After months of delays and negotiations, Congress recently approved a $1.5 trillion omnibus spending package for Fiscal Year 2022. The omnibus spending bill, which was signed into law by President Joe Biden on March 15, 2022, funds various state and local justice system grant programs within the U.S. Department of Justice. These programs include the Justice and Mental Health Collaboration Program (JMHCP), the Justice Reinvestment Initiative, and the Second Chance Act. The bill provides the following:
- $40 million for JMHCP (up from $35 million in FY2021), authorized under the Mentally Ill Offender Treatment and Crime Reduction Act and reauthorized under the 21st Century Cures Act. These funds ensure that criminal justice and mental health systems throughout the country have the money they need to serve some of the nation’s most vulnerable people. The law funds mental health courts, mental health and substance use disorder treatment for people in the criminal justice system, community reentry services, local law enforcement training to help officers identify and improve responses to people who have mental health needs, and many other programs intended to address the needs of people with mental health conditions coming into contact with the criminal justice system. U.S. Reps. Bobby Scott (D-VA), Tom Emmer (R-MN), Norma Torres (D-CA), and Don Bacon (R-NE); and U.S. Senators John Cornyn (R-TX) and Amy Klobuchar (D-MN) circulated letters in Congress in support of more funding for this program.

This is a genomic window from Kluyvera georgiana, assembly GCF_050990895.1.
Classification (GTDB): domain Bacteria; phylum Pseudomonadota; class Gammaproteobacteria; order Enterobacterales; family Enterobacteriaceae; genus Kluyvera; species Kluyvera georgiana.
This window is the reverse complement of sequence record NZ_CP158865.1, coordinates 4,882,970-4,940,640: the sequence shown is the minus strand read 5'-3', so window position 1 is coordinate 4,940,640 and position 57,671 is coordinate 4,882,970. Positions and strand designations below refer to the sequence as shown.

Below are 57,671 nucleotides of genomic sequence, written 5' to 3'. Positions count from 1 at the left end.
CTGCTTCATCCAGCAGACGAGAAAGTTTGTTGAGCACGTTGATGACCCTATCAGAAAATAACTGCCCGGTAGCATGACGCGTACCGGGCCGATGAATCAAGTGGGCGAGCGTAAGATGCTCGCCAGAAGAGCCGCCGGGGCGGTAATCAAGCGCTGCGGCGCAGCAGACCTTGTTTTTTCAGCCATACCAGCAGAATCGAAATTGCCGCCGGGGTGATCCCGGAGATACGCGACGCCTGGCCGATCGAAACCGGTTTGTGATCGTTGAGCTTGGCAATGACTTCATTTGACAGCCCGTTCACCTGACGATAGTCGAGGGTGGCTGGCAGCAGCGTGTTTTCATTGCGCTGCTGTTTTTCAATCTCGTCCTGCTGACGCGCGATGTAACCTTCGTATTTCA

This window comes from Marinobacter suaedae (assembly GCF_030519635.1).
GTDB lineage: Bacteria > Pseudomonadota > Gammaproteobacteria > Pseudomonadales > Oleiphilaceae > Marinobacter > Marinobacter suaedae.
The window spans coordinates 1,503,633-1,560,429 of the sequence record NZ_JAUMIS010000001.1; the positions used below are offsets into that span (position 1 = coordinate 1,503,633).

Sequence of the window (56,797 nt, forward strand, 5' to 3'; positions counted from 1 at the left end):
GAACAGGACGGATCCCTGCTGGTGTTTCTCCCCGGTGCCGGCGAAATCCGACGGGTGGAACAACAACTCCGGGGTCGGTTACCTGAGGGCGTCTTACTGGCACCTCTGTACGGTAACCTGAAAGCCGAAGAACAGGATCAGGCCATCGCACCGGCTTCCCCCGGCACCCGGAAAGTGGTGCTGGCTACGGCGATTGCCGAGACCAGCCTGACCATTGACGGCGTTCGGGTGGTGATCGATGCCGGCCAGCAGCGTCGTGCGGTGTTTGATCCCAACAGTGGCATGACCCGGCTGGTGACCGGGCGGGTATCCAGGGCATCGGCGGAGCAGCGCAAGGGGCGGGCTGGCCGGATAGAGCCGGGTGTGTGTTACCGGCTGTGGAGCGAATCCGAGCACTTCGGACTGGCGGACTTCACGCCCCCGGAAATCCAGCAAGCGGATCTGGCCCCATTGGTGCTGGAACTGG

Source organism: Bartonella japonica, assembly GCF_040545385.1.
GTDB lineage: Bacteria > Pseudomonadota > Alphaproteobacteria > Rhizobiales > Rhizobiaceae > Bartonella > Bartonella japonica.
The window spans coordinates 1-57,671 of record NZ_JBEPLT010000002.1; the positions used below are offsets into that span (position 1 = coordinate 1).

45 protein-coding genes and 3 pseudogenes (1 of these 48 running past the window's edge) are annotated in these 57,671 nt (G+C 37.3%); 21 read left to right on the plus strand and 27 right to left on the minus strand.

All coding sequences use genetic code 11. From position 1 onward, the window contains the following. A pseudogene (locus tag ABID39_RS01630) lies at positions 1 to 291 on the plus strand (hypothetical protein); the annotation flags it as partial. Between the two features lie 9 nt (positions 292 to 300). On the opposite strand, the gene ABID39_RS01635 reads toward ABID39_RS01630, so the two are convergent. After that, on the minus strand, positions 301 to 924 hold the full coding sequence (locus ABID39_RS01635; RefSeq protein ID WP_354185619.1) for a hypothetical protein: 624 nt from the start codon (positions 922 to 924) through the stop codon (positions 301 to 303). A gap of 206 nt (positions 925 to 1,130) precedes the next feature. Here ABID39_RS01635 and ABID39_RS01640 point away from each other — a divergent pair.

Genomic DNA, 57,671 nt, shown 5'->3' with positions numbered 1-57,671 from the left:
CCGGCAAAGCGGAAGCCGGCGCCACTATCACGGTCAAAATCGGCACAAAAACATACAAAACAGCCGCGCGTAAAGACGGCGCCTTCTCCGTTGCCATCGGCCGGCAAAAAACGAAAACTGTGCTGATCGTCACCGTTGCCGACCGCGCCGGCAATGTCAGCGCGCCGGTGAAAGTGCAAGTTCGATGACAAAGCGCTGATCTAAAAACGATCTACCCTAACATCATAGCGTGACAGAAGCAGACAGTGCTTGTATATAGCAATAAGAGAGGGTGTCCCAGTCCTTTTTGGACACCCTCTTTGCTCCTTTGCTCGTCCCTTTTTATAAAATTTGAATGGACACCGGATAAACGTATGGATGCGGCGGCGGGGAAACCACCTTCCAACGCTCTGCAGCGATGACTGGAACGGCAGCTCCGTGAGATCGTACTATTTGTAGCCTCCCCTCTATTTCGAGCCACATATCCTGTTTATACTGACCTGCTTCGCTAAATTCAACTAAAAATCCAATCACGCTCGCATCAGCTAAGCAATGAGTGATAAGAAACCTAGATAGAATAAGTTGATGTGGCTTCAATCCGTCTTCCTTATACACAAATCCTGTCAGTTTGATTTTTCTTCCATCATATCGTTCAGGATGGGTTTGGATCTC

- $35 million for Justice Reinvestment (up from $33 million in FY2021), a data-driven approach that helps states reduce corrections and related criminal justice spending and reinvest savings into strategies that improve public safety. In recent years, more than 35 states have used a Justice Reinvestment approach to develop policies to slow overall prison growth, and for some states, reduce the total prison population. States have invested hundreds of millions in effective supervision and treatment programs to make communities safer. These investments have included efforts to improve community supervision, expand community-based treatment and services, create grants to support local law enforcement, enhance victims’ services, and more. U.S. Reps. Adam Schiff (D-CA), Steve Chabot (R-OH), Carol Miller (R-WV), and Lucy McBath (D-GA); and U.S. Senators Thom Tillis (R-NC) and Sheldon Whitehouse (D-RI) circulated letters in Congress in support of more funding for this program.
- $115 million for the Second Chance Act (up from $100 million in FY2021), which was reauthorized as part of the landmark First Step Act. Since its enactment, recipients of Second Chance Act grants have worked to improve outcomes for people returning to their communities from prisons and jails, providing vital services—including employment training and assistance, substance use disorder treatment, education, housing, family programming, mentoring, and victims’ support. There have been more than 900 grants awarded in 49 states, the District of Columbia, and U.S. territories, allowing jurisdictions to develop, improve, and expand reentry programs and policies. Second Chance Act grantees have served more than 164,000 participants since 2009.